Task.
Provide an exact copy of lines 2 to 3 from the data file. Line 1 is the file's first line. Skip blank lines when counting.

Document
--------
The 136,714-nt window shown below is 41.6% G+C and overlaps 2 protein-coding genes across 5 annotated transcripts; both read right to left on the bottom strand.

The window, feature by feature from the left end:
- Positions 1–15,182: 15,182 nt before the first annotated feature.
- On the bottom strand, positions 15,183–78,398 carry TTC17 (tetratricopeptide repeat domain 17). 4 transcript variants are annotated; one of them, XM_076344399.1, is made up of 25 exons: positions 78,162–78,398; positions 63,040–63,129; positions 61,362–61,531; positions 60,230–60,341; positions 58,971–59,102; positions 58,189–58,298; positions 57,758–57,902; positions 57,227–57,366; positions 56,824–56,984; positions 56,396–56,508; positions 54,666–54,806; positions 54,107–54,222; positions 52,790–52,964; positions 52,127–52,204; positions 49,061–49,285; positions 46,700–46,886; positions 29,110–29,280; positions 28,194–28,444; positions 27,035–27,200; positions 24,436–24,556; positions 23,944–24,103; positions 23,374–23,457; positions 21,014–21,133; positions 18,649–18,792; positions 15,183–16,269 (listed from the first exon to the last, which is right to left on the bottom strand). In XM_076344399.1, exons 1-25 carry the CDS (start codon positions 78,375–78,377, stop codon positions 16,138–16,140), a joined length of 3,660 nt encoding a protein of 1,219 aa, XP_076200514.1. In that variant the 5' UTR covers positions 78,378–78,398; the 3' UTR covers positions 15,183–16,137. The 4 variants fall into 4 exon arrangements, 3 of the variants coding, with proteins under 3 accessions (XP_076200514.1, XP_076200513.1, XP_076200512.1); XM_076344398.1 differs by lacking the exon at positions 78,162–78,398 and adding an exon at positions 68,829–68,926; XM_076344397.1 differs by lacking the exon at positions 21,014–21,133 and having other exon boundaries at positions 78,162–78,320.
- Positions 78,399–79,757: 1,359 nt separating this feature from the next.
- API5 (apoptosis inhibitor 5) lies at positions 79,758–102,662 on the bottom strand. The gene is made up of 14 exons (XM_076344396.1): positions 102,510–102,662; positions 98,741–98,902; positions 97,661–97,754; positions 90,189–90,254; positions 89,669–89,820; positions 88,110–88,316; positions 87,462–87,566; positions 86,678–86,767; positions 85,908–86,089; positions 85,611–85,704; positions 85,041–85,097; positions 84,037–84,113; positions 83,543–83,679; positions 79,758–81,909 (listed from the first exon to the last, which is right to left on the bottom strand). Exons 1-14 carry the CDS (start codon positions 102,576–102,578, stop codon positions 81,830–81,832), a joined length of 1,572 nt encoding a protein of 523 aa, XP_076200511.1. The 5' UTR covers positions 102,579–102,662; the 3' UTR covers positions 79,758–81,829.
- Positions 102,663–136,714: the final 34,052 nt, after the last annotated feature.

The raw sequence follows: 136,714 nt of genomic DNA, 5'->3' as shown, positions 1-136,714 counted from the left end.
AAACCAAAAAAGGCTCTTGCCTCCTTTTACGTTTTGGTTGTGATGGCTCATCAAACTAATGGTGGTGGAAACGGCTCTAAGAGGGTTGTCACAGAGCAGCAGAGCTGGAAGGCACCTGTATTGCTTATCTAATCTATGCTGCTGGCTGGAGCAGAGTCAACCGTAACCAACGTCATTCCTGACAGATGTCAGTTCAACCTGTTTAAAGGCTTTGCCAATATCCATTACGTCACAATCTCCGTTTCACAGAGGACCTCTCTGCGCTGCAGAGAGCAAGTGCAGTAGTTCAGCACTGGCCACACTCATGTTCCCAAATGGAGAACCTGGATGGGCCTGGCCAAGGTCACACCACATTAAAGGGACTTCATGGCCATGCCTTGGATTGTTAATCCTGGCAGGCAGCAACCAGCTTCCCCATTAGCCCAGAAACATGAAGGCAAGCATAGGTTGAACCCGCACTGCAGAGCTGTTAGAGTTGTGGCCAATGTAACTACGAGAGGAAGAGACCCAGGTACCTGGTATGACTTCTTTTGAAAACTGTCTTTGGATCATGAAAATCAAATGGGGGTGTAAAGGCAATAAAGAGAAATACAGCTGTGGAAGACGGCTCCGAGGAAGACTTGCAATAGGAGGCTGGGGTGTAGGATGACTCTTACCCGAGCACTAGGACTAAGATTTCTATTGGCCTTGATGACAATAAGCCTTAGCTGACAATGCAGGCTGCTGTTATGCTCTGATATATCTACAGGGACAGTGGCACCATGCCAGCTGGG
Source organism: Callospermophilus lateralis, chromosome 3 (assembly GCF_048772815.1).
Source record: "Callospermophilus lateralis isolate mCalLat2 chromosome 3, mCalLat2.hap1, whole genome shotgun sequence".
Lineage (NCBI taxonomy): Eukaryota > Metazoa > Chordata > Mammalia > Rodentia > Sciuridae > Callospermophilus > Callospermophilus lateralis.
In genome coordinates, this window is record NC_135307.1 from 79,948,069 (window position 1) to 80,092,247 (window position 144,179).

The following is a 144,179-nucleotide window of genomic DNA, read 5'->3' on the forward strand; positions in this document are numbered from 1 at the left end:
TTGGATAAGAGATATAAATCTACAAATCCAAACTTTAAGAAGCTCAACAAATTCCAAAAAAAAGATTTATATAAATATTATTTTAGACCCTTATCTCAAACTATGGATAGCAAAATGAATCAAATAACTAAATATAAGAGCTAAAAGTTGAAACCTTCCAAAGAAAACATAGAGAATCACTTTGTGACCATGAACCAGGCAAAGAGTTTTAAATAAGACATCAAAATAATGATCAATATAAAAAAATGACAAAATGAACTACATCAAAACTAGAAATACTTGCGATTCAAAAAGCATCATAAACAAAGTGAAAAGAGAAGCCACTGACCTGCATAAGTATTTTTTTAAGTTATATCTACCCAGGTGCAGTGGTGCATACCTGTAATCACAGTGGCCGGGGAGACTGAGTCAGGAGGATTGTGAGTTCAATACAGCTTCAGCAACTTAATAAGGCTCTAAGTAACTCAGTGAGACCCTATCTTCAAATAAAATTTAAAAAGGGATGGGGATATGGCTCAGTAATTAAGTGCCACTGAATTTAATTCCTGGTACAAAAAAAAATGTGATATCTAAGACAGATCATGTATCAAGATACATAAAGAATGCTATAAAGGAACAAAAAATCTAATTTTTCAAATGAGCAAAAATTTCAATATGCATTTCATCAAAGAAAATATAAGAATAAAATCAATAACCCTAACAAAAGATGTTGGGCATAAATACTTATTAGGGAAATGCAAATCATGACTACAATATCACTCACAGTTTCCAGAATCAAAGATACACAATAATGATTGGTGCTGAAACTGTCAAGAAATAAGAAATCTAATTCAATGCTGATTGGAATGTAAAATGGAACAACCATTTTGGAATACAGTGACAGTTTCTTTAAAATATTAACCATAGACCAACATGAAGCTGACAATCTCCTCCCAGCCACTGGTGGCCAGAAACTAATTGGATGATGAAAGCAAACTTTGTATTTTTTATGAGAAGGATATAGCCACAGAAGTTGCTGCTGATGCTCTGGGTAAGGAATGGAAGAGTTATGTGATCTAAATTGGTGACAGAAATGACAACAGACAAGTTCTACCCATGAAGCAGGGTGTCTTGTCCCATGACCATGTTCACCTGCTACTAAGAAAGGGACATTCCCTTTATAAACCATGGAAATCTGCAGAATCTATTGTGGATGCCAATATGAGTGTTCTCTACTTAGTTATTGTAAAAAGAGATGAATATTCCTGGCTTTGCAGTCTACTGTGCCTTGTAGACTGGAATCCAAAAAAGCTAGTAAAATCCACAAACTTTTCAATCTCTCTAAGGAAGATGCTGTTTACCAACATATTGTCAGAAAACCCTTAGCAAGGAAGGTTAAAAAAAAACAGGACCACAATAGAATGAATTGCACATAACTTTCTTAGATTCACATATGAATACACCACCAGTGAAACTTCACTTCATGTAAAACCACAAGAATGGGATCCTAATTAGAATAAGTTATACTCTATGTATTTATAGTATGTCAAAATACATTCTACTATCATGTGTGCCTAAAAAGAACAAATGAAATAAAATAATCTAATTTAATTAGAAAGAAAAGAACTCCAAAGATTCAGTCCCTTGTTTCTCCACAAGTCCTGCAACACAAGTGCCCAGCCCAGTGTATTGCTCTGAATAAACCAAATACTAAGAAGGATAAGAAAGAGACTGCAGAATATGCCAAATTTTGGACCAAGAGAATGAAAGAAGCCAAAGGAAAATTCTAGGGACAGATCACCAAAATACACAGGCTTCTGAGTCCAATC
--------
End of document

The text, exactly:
The window, feature by feature from the left end:
- Positions 1–15,182: 15,182 nt before the first annotated feature.